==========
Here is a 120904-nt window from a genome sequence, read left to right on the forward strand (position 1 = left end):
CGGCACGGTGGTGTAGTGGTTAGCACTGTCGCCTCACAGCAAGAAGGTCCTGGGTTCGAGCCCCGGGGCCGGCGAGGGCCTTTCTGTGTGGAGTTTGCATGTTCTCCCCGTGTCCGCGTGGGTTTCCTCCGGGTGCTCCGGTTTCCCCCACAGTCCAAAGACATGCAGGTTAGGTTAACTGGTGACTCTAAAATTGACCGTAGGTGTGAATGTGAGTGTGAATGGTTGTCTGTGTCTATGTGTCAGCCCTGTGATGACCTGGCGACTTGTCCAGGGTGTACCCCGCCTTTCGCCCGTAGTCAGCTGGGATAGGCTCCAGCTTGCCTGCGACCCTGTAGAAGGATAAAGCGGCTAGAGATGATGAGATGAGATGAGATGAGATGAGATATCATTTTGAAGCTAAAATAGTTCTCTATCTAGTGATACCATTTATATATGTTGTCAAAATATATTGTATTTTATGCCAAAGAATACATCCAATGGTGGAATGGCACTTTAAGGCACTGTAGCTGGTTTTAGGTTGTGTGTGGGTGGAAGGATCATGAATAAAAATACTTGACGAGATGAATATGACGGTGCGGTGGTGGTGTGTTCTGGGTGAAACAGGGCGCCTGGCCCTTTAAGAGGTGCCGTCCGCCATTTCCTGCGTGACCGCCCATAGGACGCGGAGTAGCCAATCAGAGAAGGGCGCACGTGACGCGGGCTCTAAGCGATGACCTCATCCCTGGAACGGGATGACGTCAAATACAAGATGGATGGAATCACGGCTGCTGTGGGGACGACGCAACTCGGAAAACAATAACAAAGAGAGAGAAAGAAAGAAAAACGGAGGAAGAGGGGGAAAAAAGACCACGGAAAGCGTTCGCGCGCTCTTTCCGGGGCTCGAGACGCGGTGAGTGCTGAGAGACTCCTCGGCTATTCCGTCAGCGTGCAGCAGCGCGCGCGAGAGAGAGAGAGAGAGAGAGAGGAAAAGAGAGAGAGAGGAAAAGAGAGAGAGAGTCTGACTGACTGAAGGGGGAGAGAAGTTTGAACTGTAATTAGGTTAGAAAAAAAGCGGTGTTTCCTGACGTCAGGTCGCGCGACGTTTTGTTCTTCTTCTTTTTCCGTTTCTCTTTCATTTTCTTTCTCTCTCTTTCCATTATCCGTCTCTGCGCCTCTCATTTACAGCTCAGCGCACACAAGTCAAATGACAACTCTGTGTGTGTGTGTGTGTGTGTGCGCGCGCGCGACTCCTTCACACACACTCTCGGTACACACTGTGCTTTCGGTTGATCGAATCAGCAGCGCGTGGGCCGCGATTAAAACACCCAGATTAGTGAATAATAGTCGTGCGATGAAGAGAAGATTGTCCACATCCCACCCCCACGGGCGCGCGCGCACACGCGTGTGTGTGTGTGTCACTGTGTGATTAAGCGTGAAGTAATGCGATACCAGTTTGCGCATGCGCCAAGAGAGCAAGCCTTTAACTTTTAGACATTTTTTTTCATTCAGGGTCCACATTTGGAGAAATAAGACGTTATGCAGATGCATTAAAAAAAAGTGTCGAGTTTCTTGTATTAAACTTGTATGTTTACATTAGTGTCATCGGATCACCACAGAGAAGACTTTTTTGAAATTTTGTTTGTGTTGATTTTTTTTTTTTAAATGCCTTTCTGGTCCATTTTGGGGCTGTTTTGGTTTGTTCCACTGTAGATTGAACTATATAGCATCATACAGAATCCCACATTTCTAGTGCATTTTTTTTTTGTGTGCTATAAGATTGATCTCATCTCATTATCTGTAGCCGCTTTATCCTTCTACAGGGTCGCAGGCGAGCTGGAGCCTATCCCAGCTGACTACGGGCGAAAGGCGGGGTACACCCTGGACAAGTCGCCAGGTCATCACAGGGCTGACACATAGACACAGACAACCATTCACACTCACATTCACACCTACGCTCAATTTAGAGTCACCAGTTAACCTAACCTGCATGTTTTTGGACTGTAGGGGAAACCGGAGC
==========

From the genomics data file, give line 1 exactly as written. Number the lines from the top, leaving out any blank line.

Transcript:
Here is a 120904-nt window from a genome sequence, read left to right on the forward strand (position 1 = left end):